When the crowds who came to hear Jesus teach began to include many of his bitter enemies, he explained his decision to teach in parables this way: “I will present my teaching in a parable, so that you may each take for yourself that which finds a reception in your heart.” And the following excerpt from the UB explains in greater detail his attitude towards wealth:
Jesus worked, lived, and traded in the world as he found it. He was not an economic reformer, although he did frequently call attention to the injustice of the unequal distribution of wealth. But he did not offer any suggestions by way of remedy. He made it plain to the three [apostles] that, while his apostles were not to hold property, he was not preaching against wealth and property, merely its unequal and unfair distribution. He recognized the need for social justice and industrial fairness, but he offered no rules for their attainment.
He never taught his followers to avoid earthly possessions, only his twelve apostles. Luke, the physician, was a strong believer in social equality, and he did much to interpret Jesus’ sayings in harmony with his personal beliefs. Jesus never personally directed his followers to adopt a communal mode of life; he made no pronouncement of any sort regarding such matters.
Jesus frequently warned his listeners against covetousness, declaring that “a man’s happiness consists not in the abundance of his material possessions.” He reiterated, “What shall it profit a man if he gain the whole world and lose his own soul?” He made no direct attack on the possession of property, but he did insist that it is eternally essential that spiritual values come first. In his later teachings he sought to correct many erroneous Urantia views of life by narrating numerous parables which he presented in the course of his public ministry. Jesus never intended to formulate economic theories; he well knew that each age must evolve its own remedies for existing troubles. And if Jesus were on earth today, living his life in the flesh, he would be a great disappointment to the majority of good men and women for the simple reason that he would not take sides in present-day political, social, or economic disputes. He would remain grandly aloof while teaching you how to perfect your inner spiritual life so as to render you many fold more competent to attack the solution of your purely human problems.
Jesus would make all men Godlike and then stand by sympathetically while these sons of God solve their own political, social, and economic problems. It was not wealth that he denounced, but what wealth does to the majority of its devotees.
This parable, Dividing the Inheritance, is also known as “the parable of the foolish rich man.”
Let me tell you a story of a certain rich man whose ground brought forth plentifully; and when he had become very rich, he began to reason with himself, “What shall I do with all my riches? I now have so much that I have no place to store my wealth.” And when he had meditated on his problem, he said: “This I will do; I will pull down my barns and build greater ones, and thus will I have abundant room in which to store my fruits and my goods. Then can I say to my soul, soul, you have much wealth laid up for many years; take now your ease; eat, drink, and be merry, for you are rich and increased in goods.”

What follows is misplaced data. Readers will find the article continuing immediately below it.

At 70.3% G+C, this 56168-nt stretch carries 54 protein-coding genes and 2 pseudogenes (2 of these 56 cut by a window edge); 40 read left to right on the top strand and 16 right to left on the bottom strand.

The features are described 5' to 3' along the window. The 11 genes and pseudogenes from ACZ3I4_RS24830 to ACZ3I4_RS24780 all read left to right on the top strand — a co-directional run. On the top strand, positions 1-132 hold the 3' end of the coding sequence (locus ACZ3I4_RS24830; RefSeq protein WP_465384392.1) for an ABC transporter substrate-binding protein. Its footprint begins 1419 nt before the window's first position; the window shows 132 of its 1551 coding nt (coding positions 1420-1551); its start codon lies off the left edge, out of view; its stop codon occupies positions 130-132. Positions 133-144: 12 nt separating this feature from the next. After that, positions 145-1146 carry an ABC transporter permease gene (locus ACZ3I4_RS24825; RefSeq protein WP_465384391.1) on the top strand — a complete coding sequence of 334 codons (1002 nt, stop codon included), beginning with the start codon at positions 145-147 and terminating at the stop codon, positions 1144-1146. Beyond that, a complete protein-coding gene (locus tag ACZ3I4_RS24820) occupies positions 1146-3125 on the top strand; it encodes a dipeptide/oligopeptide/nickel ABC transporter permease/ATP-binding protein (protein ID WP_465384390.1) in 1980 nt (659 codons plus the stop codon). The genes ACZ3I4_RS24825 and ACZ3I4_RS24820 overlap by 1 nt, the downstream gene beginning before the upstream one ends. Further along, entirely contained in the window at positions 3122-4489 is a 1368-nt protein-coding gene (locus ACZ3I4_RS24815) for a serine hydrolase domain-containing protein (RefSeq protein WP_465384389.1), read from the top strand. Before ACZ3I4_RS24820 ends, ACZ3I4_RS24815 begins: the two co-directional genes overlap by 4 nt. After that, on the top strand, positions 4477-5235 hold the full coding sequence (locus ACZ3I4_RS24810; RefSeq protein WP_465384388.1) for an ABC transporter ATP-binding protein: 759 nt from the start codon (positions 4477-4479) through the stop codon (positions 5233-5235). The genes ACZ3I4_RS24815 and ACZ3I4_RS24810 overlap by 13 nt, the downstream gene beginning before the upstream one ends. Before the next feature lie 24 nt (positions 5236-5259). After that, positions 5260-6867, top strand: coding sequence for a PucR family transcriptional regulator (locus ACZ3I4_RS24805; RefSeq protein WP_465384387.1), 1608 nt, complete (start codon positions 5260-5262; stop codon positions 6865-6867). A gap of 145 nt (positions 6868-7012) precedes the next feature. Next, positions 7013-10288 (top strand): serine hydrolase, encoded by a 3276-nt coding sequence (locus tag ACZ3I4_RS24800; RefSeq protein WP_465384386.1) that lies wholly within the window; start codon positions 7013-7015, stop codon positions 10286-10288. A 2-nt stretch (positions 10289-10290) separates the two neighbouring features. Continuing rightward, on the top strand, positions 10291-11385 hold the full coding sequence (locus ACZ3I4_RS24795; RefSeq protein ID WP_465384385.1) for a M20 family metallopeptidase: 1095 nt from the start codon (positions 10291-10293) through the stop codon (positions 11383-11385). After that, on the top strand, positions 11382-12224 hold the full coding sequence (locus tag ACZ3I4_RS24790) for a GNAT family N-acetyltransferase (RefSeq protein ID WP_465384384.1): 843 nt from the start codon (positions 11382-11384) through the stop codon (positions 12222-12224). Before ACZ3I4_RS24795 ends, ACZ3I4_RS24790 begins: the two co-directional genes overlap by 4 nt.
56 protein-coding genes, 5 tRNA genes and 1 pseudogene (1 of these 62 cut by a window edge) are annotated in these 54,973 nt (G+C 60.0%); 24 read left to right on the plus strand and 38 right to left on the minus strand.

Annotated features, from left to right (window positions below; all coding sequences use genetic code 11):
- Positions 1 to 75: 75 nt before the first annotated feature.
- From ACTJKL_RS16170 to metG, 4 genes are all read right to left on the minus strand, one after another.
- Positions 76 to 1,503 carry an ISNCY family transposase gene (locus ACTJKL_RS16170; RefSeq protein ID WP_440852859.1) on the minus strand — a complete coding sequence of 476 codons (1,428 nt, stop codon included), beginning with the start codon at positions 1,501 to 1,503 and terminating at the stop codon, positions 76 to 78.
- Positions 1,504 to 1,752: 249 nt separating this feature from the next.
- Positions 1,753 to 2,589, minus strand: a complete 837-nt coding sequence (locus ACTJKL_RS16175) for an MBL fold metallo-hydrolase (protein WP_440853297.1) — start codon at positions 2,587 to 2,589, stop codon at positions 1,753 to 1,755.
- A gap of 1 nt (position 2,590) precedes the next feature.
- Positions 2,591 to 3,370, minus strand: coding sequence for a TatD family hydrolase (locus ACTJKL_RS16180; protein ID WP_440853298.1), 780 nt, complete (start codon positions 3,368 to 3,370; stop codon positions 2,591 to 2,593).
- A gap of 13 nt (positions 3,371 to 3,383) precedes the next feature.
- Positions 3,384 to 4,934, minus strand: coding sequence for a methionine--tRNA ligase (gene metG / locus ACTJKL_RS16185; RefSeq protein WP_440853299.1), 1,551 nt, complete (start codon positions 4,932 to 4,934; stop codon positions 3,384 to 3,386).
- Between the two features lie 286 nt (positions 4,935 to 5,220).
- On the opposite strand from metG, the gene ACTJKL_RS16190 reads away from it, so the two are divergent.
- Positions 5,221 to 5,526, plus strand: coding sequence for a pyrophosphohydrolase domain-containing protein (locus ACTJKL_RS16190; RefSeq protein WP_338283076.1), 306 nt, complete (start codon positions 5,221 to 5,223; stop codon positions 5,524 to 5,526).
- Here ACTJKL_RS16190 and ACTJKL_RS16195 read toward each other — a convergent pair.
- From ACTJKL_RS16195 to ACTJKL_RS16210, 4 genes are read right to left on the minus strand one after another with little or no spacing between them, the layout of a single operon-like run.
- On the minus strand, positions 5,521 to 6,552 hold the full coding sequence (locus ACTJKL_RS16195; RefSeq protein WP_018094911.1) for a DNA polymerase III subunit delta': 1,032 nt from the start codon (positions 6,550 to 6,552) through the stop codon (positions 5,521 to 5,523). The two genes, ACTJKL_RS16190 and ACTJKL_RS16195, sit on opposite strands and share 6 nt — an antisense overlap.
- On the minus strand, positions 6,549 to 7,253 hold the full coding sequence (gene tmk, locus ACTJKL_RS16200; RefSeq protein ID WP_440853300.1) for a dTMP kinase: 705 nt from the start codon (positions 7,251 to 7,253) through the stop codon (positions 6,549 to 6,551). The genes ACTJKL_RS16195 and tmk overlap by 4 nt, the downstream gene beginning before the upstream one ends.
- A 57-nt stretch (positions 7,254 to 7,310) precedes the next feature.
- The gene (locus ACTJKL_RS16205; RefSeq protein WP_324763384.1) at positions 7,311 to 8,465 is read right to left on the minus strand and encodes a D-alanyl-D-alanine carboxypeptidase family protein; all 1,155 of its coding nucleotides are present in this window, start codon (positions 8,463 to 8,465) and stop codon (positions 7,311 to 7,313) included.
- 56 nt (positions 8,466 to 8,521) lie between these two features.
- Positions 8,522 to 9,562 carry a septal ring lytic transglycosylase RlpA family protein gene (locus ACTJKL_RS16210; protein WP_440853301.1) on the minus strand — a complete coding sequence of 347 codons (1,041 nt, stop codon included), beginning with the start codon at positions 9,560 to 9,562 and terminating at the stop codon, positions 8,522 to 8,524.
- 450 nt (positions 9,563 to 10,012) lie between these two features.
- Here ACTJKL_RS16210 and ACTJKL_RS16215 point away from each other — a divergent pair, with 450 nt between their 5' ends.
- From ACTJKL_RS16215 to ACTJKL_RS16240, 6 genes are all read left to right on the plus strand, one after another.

But this rich man was also foolish. In providing for the material requirements of his mind and body, he had failed to lay up treasures in heaven for the satisfaction of the spirit and for the salvation of the soul. And even then he was not to enjoy the pleasure of consuming his hoarded wealth, for that very night was his soul required of him. That night there came the brigands who broke into his house to kill him, and after they had plundered his barns, they burned that which remained. And for the property which escaped the robbers his heirs fell to fighting among themselves. This man laid up treasures for himself on earth, but he was not rich toward God.
When Jesus had finished his story, another man rose up and asked him: “Master, I know that your apostles have sold all their earthly possessions to follow you, and that they have all things in common as do the Essenes, but would you have all of us who are your disciples do likewise? Is it a sin to possess honest wealth?” And Jesus replied to this question: “My friend, it is not a sin to have honorable wealth; but it is a sin if you convert the wealth of material possessions into treasures which may absorb your interests and divert your affections from devotion to the spiritual pursuits of the kingdom. There is no sin in having honest possessions on earth provided your treasure is in heaven, for where your treasure is there will your heart be also. There is a great difference between wealth which leads to covetousness and selfishness and that which is held and dispensed in the spirit of stewardship by those who have an abundance of this world’s goods, and who so bountifully contribute to the support of those who devote all their energies to the work of the kingdom. Many of you who are here and without money are fed and lodged in yonder tented city because liberal men and women of means have given funds to your host, David Zebedee, for such purposes.
But never forget that, after all, wealth is unenduring. The love of riches all too often obscures and even destroys the spiritual vision. Fail not to recognize the danger of wealth’s becoming, not your servant, but your master.”
Bold, my emphasis